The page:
Highland Conquest – an excerpt

The Sons of Gregor MacLeod | Book 2 

She brought the tea over, and after passing him his cup, she sat in her chair, the table between them. He lifted the cup to his nose and smelled honey and chamomile. ’Twas hot, so he blew on it before taking a sip.

And the moment suddenly seemed right. Nay, not just right. Perfect.

“Tastes good,” he said.

“Aye, the honey is fresh. Finola gave it to me.”

He nodded, and they sat quietly together for a few minutes, drinking their tea. He tried to think of how to ask her to sleep with him tonight, but everything sounded too formal or trite. Besides, she’d probably been asked in every way possible by the horde of men chasing her.

“So…what do we do now?” Her voice caught at the end, like she was a wee bit nervous too.

“Well, you could try to tempt me to your bed.” Maybe humor would do it.

She half snorted, half laughed, and her hand flew up to cover her face.

“What? You doona think ’tis possible?” he asked. “Aye, most likely. But you could at least try.”

“Oh, I think ’tis possible. I think many things are possible tonight. Like darning socks or whittling stakes for the new pen that was broken.”

“I’ve darned socks before.”

“You have?”

“Aye. Gregor made us learn how to do all sorts of things. He said we should know how to repair torn clothing, especially socks, for when we were out on long trips. Best not to leave your toe sticking out and exposed to the elements when all it takes is a needle, some yarn, and a wee bit of know-how to prevent an injury.”

“I think I’d like your Gregor. When do I get to meet him?”

“Soon. I sent letters out to him and the rest of the lads, asking them to come.”

“And they’ll just drop everything?”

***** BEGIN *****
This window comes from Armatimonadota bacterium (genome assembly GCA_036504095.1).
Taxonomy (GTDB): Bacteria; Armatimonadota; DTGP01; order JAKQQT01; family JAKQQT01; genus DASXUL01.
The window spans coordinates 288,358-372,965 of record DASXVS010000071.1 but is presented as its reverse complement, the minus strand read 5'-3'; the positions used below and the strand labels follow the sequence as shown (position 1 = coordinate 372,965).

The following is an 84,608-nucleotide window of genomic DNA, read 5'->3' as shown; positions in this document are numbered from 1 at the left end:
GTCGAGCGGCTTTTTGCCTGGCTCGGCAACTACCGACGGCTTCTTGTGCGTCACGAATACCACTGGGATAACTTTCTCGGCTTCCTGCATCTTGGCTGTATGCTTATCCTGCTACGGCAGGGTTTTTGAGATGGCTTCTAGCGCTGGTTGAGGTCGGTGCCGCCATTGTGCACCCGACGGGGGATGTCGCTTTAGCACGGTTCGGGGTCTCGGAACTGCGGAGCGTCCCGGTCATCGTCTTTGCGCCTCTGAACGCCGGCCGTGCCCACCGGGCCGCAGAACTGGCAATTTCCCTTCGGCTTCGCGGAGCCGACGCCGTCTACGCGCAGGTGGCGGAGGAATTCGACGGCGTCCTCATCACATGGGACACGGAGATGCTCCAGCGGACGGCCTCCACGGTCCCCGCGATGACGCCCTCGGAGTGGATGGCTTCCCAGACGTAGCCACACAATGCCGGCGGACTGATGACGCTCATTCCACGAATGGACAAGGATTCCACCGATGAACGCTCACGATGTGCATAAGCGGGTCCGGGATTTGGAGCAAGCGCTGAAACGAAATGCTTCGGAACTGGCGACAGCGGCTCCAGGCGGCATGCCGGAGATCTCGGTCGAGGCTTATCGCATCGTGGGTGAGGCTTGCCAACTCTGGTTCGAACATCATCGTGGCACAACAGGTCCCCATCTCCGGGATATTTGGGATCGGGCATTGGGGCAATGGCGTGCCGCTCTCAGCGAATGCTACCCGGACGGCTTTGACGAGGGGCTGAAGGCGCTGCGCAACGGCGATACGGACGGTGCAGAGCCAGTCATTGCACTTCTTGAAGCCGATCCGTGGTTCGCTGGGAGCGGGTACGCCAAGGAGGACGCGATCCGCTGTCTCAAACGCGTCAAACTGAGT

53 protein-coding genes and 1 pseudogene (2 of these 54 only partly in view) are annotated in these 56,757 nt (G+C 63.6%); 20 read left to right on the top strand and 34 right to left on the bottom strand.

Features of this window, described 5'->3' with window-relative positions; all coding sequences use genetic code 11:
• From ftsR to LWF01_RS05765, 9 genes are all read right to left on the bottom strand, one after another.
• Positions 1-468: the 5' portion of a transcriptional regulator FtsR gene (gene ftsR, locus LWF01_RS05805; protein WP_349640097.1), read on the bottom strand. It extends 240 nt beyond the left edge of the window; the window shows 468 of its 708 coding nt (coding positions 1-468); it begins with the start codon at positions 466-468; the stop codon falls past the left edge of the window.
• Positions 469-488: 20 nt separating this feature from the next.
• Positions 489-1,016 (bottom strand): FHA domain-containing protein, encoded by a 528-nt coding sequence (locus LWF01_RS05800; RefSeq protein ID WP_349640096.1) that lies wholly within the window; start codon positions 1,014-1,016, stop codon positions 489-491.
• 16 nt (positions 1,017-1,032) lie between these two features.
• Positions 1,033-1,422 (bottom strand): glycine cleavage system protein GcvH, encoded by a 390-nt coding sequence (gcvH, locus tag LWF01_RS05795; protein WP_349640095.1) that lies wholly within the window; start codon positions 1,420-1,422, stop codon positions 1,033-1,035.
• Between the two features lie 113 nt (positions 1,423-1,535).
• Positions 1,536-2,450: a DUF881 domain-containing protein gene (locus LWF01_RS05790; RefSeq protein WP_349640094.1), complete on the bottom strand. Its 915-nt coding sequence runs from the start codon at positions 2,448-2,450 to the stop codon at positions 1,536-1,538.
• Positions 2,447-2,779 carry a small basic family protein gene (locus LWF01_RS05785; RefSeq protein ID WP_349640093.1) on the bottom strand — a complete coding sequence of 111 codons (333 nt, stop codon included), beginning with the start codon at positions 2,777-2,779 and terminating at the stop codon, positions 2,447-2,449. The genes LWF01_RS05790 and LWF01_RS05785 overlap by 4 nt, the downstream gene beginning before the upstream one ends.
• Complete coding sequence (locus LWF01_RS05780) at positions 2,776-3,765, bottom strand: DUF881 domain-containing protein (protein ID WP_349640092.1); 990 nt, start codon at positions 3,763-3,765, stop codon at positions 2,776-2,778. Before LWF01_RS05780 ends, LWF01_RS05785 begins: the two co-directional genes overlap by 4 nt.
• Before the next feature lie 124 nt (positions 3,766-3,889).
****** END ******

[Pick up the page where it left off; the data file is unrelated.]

“Aye, as I would for them.” A log popped and shifted in the hearth, sending out sparks. “He’ll like you. A great deal. If he was twenty years younger and not still in love with his dead wife, he’d try to convince you to marry him, I’m sure.”

“Marry him?”

“Aye, that ceremony the priest performs in front of all your friends and family and ties you to another person for life.” By the love of God, what was he doing bringing up marriage?

“God’s blood, what are you doing talking about marriage?”

He almost laughed at their dual thoughts. “I doona know. ’Twas almost as big a blunder as what I said about your hair.”

“You’re as daft as a bat tonight.”

“But sweet too. Aye?”

She raised a brow, neither confirming nor denying, and continued to sip her tea. “What happens after Machar Murray is caught?”

“If we take him alive, he’ll be hanged for his crimes—against my brother and me, against you and the rest of your clan, against all the other people he’s hurt.”

“Our clan.”


“You are now the MacPherson laird, so it’s your clan too. Not just mine. These people care for you. They trust you to do what’s best for them.”

“I’m doing that, Amber.”

“But for how long? Do you intend to leave afterward?”

He rubbed his knuckles along his jaw, suspecting this wasn’t just about the clan. She was asking if he planned to leave her. “I willna be gone forever, love. And I’ll leave someone here to make sure everyone is safe and things are progressing as they should. You’ll be taken care of.”